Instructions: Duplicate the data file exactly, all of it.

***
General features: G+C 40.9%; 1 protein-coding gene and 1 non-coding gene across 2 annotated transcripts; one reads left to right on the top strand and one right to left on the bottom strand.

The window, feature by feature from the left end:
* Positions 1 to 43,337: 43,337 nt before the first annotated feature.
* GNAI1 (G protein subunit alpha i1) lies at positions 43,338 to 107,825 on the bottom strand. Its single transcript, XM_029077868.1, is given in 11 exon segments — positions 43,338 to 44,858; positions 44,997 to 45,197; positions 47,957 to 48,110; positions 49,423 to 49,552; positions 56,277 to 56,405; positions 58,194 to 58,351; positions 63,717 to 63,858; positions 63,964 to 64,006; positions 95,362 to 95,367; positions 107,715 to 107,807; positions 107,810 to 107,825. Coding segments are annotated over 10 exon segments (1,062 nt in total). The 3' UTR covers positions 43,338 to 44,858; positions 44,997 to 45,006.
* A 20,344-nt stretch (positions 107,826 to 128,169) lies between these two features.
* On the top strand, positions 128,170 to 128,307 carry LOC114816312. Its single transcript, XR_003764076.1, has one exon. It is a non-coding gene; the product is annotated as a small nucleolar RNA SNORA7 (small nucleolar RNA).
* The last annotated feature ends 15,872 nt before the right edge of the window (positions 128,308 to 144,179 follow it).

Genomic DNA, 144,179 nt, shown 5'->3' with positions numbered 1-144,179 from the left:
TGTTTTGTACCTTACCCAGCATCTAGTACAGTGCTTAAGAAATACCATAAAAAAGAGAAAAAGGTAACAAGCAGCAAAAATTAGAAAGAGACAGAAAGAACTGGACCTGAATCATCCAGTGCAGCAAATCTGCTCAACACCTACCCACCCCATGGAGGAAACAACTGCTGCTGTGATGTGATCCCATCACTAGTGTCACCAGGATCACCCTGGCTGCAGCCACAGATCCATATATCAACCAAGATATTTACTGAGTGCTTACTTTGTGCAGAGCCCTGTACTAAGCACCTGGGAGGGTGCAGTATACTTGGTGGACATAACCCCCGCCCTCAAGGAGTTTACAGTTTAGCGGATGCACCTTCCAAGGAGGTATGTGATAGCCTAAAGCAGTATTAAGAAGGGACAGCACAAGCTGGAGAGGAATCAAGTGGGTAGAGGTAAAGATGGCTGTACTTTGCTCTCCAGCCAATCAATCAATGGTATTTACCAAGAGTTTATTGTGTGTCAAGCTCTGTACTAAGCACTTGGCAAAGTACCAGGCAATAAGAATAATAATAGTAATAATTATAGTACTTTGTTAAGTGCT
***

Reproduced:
General features: G+C 40.9%; 1 protein-coding gene and 1 non-coding gene across 2 annotated transcripts; one reads left to right on the top strand and one right to left on the bottom strand.

The window, feature by feature from the left end:
* Positions 1 to 43,337: 43,337 nt before the first annotated feature.
* GNAI1 (G protein subunit alpha i1) lies at positions 43,338 to 107,825 on the bottom strand. Its single transcript, XM_029077868.1, is given in 11 exon segments — positions 43,338 to 44,858; positions 44,997 to 45,197; positions 47,957 to 48,110; positions 49,423 to 49,552; positions 56,277 to 56,405; positions 58,194 to 58,351; positions 63,717 to 63,858; positions 63,964 to 64,006; positions 95,362 to 95,367; positions 107,715 to 107,807; positions 107,810 to 107,825. Coding segments are annotated over 10 exon segments (1,062 nt in total). The 3' UTR covers positions 43,338 to 44,858; positions 44,997 to 45,006.
* A 20,344-nt stretch (positions 107,826 to 128,169) lies between these two features.
* On the top strand, positions 128,170 to 128,307 carry LOC114816312. Its single transcript, XR_003764076.1, has one exon. It is a non-coding gene; the product is annotated as a small nucleolar RNA SNORA7 (small nucleolar RNA).
* The last annotated feature ends 15,872 nt before the right edge of the window (positions 128,308 to 144,179 follow it).

Genomic DNA, 144,179 nt, shown 5'->3' with positions numbered 1-144,179 from the left:
TGTTTTGTACCTTACCCAGCATCTAGTACAGTGCTTAAGAAATACCATAAAAAAGAGAAAAAGGTAACAAGCAGCAAAAATTAGAAAGAGACAGAAAGAACTGGACCTGAATCATCCAGTGCAGCAAATCTGCTCAACACCTACCCACCCCATGGAGGAAACAACTGCTGCTGTGATGTGATCCCATCACTAGTGTCACCAGGATCACCCTGGCTGCAGCCACAGATCCATATATCAACCAAGATATTTACTGAGTGCTTACTTTGTGCAGAGCCCTGTACTAAGCACCTGGGAGGGTGCAGTATACTTGGTGGACATAACCCCCGCCCTCAAGGAGTTTACAGTTTAGCGGATGCACCTTCCAAGGAGGTATGTGATAGCCTAAAGCAGTATTAAGAAGGGACAGCACAAGCTGGAGAGGAATCAAGTGGGTAGAGGTAAAGATGGCTGTACTTTGCTCTCCAGCCAATCAATCAATGGTATTTACCAAGAGTTTATTGTGTGTCAAGCTCTGTACTAAGCACTTGGCAAAGTACCAGGCAATAAGAATAATAATAGTAATAATTATAGTACTTTGTTAAGTGCT